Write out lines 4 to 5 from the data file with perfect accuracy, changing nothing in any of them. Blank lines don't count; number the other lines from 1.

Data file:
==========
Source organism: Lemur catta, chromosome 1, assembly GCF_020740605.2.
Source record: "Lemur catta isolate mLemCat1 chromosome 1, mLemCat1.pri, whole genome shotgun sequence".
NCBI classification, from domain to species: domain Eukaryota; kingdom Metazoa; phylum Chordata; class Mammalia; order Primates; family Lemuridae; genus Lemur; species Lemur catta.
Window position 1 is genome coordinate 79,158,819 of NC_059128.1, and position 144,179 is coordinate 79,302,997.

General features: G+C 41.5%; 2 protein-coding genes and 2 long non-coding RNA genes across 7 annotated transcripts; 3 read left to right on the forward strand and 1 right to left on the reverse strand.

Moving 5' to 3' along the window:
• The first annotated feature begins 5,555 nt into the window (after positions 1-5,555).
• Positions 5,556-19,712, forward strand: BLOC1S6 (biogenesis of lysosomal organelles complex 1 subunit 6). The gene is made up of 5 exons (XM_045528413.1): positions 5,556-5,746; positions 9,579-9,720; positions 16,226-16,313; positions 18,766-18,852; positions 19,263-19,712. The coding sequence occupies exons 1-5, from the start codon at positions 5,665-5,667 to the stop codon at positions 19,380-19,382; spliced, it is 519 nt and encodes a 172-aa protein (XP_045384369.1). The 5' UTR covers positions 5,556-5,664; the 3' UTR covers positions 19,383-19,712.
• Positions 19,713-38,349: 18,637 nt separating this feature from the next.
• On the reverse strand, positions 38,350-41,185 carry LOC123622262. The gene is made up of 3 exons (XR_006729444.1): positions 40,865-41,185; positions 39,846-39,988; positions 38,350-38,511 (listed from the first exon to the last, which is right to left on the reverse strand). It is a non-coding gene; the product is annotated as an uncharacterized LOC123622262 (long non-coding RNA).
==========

Window position 1 is genome coordinate 79,158,819 of NC_059128.1, and position 144,179 is coordinate 79,302,997.

General features: G+C 41.5%; 2 protein-coding genes and 2 long non-coding RNA genes across 7 annotated transcripts; 3 read left to right on the forward strand and 1 right to left on the reverse strand.